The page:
Ablation of cardiac myosin–binding protein-C accelerates contractile kinetics in engineered cardiac tissue

Department of Pediatrics, University of Wisconsin School of Medicine and Public Health, Madison, WI 53792.
The Journal of General Physiology (Impact Factor: 4.79). 01/2013; 141(1):73-84. DOI: 10.1085/jgp.201210837
Source: PubMed


Hypertrophic cardiomyopathy (HCM) caused by mutations in cardiac myosin-binding protein-C (cMyBP-C) is a heterogenous disease in which the phenotypic presentation is influenced by genetic, environmental, and developmental factors. Though mouse models have been used extensively to study the contractile effects of cMyBP-C ablation, early postnatal hypertrophic and dilatory remodeling may overshadow primary contractile defects. The use of a murine engineered cardiac tissue (mECT) model of cMyBP-C ablation in the present study permits delineation of the primary contractile kinetic abnormalities in an intact tissue model under mechanical loading conditions in the absence of confounding remodeling events. We generated mechanically integrated mECT using isolated postnatal day 1 mouse cardiac cells from both wild-type (WT) and cMyBP-C-null hearts. After culturing for 1 wk to establish coordinated spontaneous contraction, we measured twitch force and Ca(2+) transients at 37°C during pacing at 6 and 9 Hz, with and without dobutamine. Compared with WT, the cMyBP-C-null mECT demonstrated faster late contraction kinetics and significantly faster early relaxation kinetics with no difference in Ca(2+) transient kinetics. Strikingly, the ability of cMyBP-C-null mECT to increase contractile kinetics in response to adrenergic stimulation and increased pacing frequency were severely impaired. We conclude that cMyBP-C ablation results in constitutively accelerated contractile kinetics with preserved peak force with minimal contractile kinetic reserve. These functional abnormalities precede the development of the hypertrophic phenotype and do not result from alterations in Ca(2+) transient kinetics, suggesting that alterations in contractile velocity may serve as the primary functional trigger for the development of hypertrophy in this model of HCM. Our findings strongly support a mechanism in which cMyBP-C functions as a physiological brake on contraction by positioning myosin heads away from the thin filament, a constraint which is removed upon adrenergic stimulation or cMyBP-C ablation.

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Available from: Adrian Grimes, Feb 28, 2014
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    • "cMyBP-C appears to repress cross bridge cycling. Cardiomyocytes from cMyBP-C knock out mice display faster cross bridge cycling as evident from faster twitch kinetics [15], faster force development following a stretch [16] [17] [18] and increased shortening velocity [17] [19]. "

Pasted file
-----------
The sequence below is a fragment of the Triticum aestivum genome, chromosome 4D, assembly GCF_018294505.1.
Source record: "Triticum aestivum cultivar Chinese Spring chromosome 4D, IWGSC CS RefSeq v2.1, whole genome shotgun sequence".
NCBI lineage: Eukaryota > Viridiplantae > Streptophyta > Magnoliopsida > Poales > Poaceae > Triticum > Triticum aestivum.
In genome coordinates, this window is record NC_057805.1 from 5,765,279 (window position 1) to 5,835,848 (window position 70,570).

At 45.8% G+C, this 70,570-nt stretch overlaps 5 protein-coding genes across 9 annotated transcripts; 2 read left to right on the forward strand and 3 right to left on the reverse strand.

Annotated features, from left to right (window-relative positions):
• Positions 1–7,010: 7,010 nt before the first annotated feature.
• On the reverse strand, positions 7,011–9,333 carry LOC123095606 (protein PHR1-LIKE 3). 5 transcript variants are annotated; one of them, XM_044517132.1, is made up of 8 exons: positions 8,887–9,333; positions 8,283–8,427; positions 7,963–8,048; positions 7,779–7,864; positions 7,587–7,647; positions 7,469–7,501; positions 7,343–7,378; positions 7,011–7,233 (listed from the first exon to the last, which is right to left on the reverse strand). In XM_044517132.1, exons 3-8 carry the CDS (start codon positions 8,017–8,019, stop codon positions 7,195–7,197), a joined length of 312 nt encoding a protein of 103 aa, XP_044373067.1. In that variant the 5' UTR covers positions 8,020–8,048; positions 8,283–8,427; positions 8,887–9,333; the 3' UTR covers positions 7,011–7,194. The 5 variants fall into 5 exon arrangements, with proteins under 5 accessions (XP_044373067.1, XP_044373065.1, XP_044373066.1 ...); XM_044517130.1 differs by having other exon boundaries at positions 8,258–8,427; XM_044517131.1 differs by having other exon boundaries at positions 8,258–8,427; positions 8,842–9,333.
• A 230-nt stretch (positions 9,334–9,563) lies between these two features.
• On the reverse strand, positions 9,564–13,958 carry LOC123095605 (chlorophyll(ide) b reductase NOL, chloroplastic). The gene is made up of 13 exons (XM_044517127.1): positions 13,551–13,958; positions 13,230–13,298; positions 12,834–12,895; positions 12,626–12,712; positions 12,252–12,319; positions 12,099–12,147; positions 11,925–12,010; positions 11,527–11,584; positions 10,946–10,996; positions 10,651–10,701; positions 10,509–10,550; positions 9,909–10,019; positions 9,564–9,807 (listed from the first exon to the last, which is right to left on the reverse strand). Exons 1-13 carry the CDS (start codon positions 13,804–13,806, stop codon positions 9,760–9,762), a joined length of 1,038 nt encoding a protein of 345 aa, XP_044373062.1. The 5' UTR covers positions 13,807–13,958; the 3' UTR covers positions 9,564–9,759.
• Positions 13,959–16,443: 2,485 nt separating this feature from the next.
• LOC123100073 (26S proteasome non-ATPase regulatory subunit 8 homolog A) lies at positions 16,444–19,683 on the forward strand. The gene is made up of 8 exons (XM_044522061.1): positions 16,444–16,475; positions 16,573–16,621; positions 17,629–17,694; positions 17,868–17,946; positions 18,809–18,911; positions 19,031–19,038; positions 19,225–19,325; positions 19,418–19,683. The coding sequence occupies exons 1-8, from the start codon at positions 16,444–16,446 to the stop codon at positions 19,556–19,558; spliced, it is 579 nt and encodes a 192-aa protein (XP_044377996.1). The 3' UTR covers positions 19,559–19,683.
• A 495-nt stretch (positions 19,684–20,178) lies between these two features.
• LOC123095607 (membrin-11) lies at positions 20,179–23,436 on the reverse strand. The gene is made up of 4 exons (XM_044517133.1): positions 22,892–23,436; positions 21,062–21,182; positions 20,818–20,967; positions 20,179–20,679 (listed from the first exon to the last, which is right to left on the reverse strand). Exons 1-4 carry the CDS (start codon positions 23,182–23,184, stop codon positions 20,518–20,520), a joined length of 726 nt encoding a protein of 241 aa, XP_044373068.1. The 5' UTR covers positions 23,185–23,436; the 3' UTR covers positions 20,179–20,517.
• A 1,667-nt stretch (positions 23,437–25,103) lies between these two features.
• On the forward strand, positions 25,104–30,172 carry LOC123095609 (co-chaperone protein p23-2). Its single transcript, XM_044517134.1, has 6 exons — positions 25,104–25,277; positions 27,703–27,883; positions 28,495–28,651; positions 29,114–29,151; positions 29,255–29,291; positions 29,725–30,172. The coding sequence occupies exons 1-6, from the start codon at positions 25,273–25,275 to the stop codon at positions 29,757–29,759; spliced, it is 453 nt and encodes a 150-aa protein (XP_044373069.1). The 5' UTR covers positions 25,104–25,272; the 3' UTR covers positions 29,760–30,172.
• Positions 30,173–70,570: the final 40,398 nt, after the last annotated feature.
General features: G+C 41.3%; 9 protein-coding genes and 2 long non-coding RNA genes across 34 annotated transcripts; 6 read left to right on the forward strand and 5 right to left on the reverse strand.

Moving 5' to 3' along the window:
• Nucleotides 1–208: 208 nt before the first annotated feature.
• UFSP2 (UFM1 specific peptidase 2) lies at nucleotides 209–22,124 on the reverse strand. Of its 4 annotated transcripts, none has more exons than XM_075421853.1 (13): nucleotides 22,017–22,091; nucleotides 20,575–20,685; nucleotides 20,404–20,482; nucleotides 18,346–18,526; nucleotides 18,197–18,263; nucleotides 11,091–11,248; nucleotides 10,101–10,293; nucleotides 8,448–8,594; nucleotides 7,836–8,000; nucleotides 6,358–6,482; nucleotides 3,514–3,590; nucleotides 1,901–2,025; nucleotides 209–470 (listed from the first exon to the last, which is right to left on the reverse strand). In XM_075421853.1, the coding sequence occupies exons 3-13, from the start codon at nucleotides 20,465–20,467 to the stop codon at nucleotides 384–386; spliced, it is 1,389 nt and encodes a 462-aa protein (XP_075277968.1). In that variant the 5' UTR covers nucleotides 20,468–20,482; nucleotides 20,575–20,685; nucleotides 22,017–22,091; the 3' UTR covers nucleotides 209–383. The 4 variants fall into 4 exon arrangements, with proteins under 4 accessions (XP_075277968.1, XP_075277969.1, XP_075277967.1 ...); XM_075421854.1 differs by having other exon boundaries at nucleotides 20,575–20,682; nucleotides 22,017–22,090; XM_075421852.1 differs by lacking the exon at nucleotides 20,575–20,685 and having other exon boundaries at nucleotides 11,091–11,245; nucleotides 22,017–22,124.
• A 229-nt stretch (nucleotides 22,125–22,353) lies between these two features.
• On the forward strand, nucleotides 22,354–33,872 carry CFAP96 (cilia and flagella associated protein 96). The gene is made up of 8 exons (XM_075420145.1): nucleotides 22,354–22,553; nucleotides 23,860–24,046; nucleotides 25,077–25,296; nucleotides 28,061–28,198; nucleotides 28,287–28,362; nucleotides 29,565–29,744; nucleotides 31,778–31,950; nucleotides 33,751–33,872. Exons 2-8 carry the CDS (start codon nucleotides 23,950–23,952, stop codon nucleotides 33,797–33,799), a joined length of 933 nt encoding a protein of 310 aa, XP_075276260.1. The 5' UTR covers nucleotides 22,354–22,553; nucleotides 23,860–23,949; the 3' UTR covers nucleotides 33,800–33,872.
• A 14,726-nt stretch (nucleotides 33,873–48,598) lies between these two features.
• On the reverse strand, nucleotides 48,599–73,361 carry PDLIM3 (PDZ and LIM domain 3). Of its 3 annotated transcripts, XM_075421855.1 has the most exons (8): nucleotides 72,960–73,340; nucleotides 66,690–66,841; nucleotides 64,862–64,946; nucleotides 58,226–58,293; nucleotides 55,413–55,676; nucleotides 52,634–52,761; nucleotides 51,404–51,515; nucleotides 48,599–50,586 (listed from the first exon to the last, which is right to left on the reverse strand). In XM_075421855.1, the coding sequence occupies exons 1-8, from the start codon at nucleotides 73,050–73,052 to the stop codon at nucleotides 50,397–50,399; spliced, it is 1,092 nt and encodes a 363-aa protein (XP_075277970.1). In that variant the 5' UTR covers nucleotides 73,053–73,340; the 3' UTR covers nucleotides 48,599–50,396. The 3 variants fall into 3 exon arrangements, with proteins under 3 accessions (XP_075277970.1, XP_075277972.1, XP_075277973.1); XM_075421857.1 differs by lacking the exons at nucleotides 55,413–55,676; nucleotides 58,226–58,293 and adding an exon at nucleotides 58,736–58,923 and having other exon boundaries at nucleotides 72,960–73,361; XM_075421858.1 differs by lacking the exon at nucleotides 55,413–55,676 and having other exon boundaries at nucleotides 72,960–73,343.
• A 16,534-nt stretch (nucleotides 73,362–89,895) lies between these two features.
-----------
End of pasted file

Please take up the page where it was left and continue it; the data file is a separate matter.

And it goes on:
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    ABSTRACT: Cardiac myosin binding protein C (cMyBP-C) is an essential regulator of cross bridge cycling. Through mechanisms that are incompletely understood the N-terminal domains (NTDs) of cMyBP-C can activate contraction even in the absence of calcium and can also inhibit cross bridge kinetics in the presence of calcium. In vitro studies indicated that the proline-alanine rich (p/a) region and C1 domain are involved in these processes, although effects were greater using human proteins compared to murine proteins (Shaffer et al. J Biomed Biotechnol 2010, 2010: 789798). We hypothesized that the p/a and C1 region are critical for the timing of contraction. In this study we tested this hypothesis using a mouse model lacking the p/a and C1 region (p/a-C1(-/-) mice) to investigate the in vivo relevance of these regions on cardiac performance. Surprisingly, hearts of adult p/a-C1(-/-) mice functioned normally both on a cellular and whole organ level. Force measurements in permeabilized cardiomyocytes from adult p/a-C1(-/-) mice and wild type (Wt) littermate controls demonstrated similar rates of force redevelopment both at submaximal and maximal activation. Maximal and passive force and calcium sensitivity of force were comparable between groups as well. Echocardiograms showed normal isovolumetric contraction times, fractional shortening and ejection fraction, indicating proper systolic function in p/a-C1(-/-) mouse hearts. p/a-C1(-/-) mice showed a slight but significant reduction in isovolumetric relaxation time compared to Wt littermates, yet this difference disappeared in older mice (7-8months of age). Moreover, stroke volume was preserved in p/a-C1(-/-) mice, corroborating sufficient time for normal filling of the heart. Overall, the hearts of p/a-C1(-/-) mice showed no signs of dysfunction even after chronic stress with an adrenergic agonist. Together, these results indicate that in mice the p/a region and the C1 domain of cMyBP-C are not critical for normal cardiac contraction and that these domains have little if any impact on cross bridge kinetics at least not in mice. These results thus contrast with in vitro studies utilizing proteins encoding the human p/a region and C1 domain. More detailed insight in how individual domains of cMyBP-C function and interact, across species and over the wide spectrum of conditions in which the heart has to function, will be essential to a better understanding of how cMyBP-C tunes cardiac contraction.